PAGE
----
Four practical ways mining can meet the water challenge

17 March 2015

The mining sector is constantly innovating to respond to water issues, finding creative ways to avoid competing with other users for water. In many cases, the industry has shown its resilience and ability to turn water-related risks into opportunities. 

The mining sector is constantly innovating to respond to water issues, finding creative ways to avoid competing with other users for water. In many cases, the industry has shown its resilience and ability to turn water-related risks into opportunities.

1. Innovating in water management

The types of infrastructure that mining companies are investing heavily in include water treatment plants, wastewater treatment plants, reservoirs, pipelines and desalination plants. Desalination plants in particular use innovative technologies such as reverse osmosis and microfiltration that are highly effective, making more than 90% of mine water usable.

Companies are also making real efforts to minimise water losses and maximise recycling. For example, Xstrata’s Lomas Bayas mine in the water-scarce Atacama Desert in Chile, which receives annual rainfall of approximately 1mm, has taken effective steps to reduce evaporative losses in the heap leaching process. In another example, BHP Billiton carried out a successful water savings project at its Olympic Dam mine in Australia to reduce the volume of water used in its processes.

Jeff Beatty, who has worked in the mining industry for more than 30 years says that dry washing technology for coal is another useful approach for saving water. The dry washing process involves using compressed air – instead of water – to blast coal to remove impurities. “It is requires less capital and better for the environment as it creates no tailings that need to be managed,” says Beatty. “However, it is new technology and further work is required to improve  yield and operational effectiveness. However, I’m very in favour of it – I think it’s the future and we just need to make it work.”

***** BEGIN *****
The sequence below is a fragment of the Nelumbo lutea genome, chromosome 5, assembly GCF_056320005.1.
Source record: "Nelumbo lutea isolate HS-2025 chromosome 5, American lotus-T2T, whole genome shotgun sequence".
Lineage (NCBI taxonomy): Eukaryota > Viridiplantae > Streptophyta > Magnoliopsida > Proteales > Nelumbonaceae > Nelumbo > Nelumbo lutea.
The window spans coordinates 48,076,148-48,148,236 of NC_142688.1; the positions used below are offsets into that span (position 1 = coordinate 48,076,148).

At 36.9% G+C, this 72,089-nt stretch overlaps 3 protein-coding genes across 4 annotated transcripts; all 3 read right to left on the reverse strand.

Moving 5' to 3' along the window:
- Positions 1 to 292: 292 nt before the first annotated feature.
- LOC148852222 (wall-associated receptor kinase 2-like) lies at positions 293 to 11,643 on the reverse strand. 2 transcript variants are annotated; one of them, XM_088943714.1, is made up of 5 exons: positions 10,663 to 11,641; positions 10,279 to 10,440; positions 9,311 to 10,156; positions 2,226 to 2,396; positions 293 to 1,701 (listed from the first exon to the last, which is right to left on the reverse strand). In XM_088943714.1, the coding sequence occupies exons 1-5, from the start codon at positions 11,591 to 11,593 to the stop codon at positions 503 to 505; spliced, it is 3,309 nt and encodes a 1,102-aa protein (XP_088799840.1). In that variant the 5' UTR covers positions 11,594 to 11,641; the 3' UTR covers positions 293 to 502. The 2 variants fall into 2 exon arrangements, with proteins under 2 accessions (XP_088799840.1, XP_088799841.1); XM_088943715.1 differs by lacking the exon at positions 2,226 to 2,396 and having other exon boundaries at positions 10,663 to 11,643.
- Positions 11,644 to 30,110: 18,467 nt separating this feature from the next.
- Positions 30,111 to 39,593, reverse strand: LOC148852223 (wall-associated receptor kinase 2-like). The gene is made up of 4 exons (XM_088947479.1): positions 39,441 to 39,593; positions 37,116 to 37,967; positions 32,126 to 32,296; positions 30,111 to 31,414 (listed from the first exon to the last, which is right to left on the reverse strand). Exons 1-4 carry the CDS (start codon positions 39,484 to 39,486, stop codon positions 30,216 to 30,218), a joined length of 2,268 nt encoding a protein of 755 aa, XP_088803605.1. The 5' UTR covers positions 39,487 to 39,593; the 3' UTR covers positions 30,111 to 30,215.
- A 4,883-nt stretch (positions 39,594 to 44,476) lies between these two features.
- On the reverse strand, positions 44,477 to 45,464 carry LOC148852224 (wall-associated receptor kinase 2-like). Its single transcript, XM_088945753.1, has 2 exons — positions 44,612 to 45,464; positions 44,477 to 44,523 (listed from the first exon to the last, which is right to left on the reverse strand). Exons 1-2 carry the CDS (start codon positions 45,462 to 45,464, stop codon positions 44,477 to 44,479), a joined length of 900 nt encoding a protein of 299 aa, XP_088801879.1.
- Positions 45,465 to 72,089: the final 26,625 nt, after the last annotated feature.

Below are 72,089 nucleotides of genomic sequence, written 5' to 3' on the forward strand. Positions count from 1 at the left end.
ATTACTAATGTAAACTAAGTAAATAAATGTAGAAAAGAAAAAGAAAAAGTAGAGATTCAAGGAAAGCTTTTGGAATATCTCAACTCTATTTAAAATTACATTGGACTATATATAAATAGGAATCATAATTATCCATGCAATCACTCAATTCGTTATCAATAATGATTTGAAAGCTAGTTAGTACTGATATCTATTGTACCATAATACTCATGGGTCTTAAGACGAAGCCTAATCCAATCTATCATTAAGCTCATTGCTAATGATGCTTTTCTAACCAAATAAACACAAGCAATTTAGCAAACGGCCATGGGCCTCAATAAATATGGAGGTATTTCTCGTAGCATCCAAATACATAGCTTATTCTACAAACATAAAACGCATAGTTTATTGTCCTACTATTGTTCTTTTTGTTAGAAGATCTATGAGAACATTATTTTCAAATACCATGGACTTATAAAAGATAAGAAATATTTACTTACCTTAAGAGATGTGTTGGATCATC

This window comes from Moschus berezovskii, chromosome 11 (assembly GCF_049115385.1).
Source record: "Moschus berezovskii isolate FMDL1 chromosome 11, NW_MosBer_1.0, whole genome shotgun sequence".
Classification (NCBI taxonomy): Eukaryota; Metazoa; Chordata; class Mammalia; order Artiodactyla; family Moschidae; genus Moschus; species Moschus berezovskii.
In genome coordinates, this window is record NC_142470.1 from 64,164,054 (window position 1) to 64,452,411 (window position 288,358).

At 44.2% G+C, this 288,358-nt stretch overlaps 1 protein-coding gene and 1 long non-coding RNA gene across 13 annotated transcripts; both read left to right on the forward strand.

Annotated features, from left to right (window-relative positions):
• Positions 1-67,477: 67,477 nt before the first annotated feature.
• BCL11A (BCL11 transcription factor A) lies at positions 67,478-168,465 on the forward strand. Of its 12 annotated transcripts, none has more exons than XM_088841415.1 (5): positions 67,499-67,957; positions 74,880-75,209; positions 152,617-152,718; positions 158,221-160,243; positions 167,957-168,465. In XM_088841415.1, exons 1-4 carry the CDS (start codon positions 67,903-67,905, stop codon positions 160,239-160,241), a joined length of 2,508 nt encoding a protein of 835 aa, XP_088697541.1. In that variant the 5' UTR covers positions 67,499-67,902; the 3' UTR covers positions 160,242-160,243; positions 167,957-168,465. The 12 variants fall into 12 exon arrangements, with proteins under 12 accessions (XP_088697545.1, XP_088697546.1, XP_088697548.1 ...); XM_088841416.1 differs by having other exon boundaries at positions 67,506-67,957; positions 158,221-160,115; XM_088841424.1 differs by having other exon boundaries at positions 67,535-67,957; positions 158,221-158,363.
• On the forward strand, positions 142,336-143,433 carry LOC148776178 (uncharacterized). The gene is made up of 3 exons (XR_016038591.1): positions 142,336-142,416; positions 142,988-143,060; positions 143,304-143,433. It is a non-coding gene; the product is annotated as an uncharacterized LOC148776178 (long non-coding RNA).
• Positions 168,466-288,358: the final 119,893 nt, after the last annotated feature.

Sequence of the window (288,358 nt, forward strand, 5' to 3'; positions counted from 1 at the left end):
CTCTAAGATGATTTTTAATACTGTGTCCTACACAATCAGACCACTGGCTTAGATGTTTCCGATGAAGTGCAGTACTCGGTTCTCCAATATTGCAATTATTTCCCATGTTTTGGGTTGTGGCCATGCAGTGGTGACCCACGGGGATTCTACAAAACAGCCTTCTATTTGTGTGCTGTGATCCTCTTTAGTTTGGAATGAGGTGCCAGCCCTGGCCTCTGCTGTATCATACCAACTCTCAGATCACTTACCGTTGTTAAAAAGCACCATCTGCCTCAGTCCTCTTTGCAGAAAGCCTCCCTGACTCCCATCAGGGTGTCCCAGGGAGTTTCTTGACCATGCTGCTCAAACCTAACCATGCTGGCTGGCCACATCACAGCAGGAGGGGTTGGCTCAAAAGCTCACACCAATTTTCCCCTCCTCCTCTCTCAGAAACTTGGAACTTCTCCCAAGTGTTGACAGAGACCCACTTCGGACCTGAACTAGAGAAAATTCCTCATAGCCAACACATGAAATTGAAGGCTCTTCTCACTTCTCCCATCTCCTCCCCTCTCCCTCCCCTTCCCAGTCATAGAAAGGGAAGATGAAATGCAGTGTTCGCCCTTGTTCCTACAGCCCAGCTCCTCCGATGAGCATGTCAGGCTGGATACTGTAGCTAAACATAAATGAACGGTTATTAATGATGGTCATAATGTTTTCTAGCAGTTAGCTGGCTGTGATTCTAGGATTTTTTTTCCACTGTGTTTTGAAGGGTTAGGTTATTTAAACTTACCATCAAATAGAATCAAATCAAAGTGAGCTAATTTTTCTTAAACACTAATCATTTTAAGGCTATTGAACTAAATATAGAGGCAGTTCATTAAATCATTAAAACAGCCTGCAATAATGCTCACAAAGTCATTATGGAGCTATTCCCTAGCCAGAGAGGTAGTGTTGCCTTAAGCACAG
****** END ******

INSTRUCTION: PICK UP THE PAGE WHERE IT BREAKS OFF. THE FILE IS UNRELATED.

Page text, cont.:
In mines with excess water, some companies are saving water and then putting it through a sprinkler system to help with dust suppression. Beatty says that another growing trend for dealing with wastewater is to use it for a bio plant – for example, creating a garden area instead of an open pit.

2. Relations with local communities

Mining companies are increasingly investing in infrastructure that can also be of benefit to communities. Dan Phebus, Director, Global Risk Management, Newmont Mining, says: “Responsible mining companies seek a partnership with their local stakeholders and water is an area where we can do something tangible and visible for these local communities. In the example of our Conga Project in Peru, we are building several reservoirs that will give the community the benefit of increased volume of water, as well as consistency of their water source.”

In another example, AREVA’s Trekkopje uranium mine in Namibia is the first seawater desalination plant supplying both a mine and the local region with water. The Freeport-McMoRan Cerro Verde Mine in Peru is constructing a potable water treatment plant to ensure that the city of Arequipa will have access to clean drinking water. The eMalahleni Water Reclamation Plant in South Africa (operated by Anglo American in partnership with BHP Billiton) treats mine-affected water from its own and other mining operations and delivers the water directly into the local drinking water supply.